Looking ahead at where the Foresta Road because unpaved just past this junction with Lyell Way in the community of Foresta

Then, just under a mile west of the bridge over the Merced River (where the bridge led back into Yosemite Valley near Fern Spring), we then kept right to leave the Route 140 and head up the Big Oak Flat Road (towards Route 120).

After passing through three tunnels, we then took the signed turnoff (I recalled there was a sign for “Foresta” as well as a signpost B5 near that junction) to our left.

This road led roughly two miles into Foresta and the visibly devastated area from the A-Rock Fire back in 1990.

We then continued driving on the main Foresta Rd through the remaining active parts of the community as it crossed a bridge over Crane Creek.

Foresta_Falls_107_06162017 - Closure sign warning of the bridge washout, which was really suffering from fire damage since we walked to it in order to get in front of Foresta Falls
Closure sign warning of the bridge washout, which was really suffering from fire damage since we walked to it in order to get in front of Foresta Falls

Shortly after the bridge, we took the first left turn, which then led to the end of the pavement right after intersecting with Lyell Way (which looked more like a driveway to limited parking for the neighboring house or accommodation).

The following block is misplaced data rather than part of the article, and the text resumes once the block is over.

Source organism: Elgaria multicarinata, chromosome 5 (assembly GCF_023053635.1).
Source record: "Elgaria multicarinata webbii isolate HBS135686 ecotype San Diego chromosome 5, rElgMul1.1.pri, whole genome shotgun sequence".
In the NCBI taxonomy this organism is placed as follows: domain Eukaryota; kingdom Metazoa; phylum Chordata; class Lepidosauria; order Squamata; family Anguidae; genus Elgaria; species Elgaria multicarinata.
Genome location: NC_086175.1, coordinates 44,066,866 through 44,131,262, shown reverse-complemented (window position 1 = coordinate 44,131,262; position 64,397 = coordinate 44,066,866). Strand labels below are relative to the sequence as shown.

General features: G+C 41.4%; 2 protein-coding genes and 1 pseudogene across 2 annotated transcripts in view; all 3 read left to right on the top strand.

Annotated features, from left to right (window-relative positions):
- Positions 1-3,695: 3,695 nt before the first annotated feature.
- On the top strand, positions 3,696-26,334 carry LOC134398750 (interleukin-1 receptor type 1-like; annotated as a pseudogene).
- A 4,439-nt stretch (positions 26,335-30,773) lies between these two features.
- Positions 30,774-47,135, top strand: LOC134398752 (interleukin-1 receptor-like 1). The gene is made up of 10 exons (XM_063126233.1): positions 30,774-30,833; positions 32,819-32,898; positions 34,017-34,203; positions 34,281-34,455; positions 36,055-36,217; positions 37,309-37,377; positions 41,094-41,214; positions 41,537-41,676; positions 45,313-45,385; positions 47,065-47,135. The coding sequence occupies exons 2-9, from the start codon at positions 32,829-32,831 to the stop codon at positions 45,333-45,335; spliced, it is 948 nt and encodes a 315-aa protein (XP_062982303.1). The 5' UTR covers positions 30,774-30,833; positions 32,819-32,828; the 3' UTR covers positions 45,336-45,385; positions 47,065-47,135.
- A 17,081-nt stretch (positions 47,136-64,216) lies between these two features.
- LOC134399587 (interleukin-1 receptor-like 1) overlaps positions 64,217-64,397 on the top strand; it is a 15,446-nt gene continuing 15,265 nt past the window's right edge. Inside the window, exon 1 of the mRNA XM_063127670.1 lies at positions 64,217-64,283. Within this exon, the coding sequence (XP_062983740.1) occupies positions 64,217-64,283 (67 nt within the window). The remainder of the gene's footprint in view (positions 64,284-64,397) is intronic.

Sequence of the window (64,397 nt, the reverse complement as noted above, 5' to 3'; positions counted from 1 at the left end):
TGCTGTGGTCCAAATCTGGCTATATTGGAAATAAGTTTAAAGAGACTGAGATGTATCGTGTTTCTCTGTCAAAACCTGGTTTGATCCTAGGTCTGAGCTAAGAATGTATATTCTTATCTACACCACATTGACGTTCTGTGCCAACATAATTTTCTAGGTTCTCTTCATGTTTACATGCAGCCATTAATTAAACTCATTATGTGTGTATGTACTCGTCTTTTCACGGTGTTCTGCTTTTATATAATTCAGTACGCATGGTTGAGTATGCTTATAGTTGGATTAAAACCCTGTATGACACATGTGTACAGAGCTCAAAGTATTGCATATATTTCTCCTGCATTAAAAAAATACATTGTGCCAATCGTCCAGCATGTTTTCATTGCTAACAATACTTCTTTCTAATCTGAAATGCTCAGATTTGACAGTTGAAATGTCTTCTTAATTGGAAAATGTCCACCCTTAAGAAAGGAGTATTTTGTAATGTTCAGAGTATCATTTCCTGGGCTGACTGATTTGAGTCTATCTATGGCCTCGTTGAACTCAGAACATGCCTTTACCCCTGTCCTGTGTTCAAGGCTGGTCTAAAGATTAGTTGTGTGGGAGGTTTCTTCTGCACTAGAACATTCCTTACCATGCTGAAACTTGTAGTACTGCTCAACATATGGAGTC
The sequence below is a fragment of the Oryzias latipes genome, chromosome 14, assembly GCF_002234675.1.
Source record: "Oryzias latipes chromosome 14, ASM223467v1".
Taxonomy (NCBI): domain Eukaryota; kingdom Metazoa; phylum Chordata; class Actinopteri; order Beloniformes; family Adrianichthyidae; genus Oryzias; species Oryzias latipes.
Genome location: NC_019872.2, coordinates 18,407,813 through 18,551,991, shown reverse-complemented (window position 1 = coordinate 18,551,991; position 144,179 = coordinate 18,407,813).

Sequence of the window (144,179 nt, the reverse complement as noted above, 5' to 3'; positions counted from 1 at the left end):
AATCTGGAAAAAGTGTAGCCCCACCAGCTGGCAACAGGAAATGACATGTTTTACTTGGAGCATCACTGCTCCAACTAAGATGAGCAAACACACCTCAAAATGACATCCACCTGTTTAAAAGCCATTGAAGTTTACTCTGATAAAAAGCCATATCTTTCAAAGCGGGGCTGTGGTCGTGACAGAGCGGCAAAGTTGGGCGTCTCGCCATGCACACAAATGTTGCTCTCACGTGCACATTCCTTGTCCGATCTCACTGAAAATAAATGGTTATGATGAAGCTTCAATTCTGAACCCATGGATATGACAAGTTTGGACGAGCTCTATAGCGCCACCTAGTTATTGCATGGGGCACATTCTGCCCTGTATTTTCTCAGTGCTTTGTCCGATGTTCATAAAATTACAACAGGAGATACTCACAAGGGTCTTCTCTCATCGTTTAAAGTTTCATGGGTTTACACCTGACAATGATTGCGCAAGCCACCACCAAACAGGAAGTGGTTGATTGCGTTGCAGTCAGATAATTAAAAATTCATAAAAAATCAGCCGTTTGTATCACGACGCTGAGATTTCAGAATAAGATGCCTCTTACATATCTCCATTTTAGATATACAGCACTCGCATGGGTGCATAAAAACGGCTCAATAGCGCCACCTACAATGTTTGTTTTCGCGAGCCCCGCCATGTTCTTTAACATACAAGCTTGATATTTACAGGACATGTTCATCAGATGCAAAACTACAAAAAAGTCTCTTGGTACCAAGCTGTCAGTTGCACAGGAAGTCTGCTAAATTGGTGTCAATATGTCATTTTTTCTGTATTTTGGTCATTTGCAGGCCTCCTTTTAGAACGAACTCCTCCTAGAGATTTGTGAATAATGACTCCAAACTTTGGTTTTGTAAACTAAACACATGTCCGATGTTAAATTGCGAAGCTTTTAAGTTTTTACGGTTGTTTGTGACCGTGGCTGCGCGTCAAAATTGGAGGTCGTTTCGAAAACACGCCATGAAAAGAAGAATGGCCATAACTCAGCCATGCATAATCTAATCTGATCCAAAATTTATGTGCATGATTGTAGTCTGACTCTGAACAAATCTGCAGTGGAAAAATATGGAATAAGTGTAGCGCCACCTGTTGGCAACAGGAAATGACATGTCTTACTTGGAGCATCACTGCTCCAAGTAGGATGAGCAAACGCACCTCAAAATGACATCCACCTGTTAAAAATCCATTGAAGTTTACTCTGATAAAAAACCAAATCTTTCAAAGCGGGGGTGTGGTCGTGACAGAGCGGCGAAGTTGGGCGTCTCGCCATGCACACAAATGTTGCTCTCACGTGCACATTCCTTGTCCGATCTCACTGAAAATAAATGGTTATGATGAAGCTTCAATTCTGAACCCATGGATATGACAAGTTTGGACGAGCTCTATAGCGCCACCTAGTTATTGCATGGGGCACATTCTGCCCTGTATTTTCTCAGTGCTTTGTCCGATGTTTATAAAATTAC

We then drove onto the unpaved road where barely a quarter-mile from the end of the pavement, we found a pullout on our left (maybe room for three small cars).

This pullout was where we parked the car and began hiking.

The road continued beyond this pullout, but it quickly became narrow, overgrown, and really rugged.

Foresta_Falls_106_06162017 - This was the pullout where we parked the car and started hiking
This was the pullout where we parked the car and started hiking

I wouldn’t recommend taking a passenger car past the pullout though I did see at least one person risk damage to his car by driving down to a larger pullout at a switchback another 0.4 miles further.

For a bit of context, Foresta was roughly 6 hours drive from Los Angeles via our preferred route of going up the Hwy 41 from Fresno via Oakhurst and the South Entrance. From San Francisco, this was roughly a 4 hour drive along route 120 and the Big Oak Flat Entrance (or the “Northwest Entrance” if you will). From Merced, it was roughly a 2 hour drive via Mariposa and the Arch Rock Entrance along the Route 140.

Checking out Foresta Falls from both sides of the bridge in the morning

Tagged with: foresta, big oak flat, merced, yosemite, el portal, mariposa, fresno, oakhurst, wawona, yosemite valley, sierra, california, waterfall, tioga, tuolumne



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Johnny Cheng

About Johnny Cheng

Johnny Cheng is the founder of the World of Waterfalls and author of A Guide to New Zealand Waterfalls. Over the last 2 decades, he has visited thousands of waterfalls in over 40 countries around the world and nearly 40 states in the USA.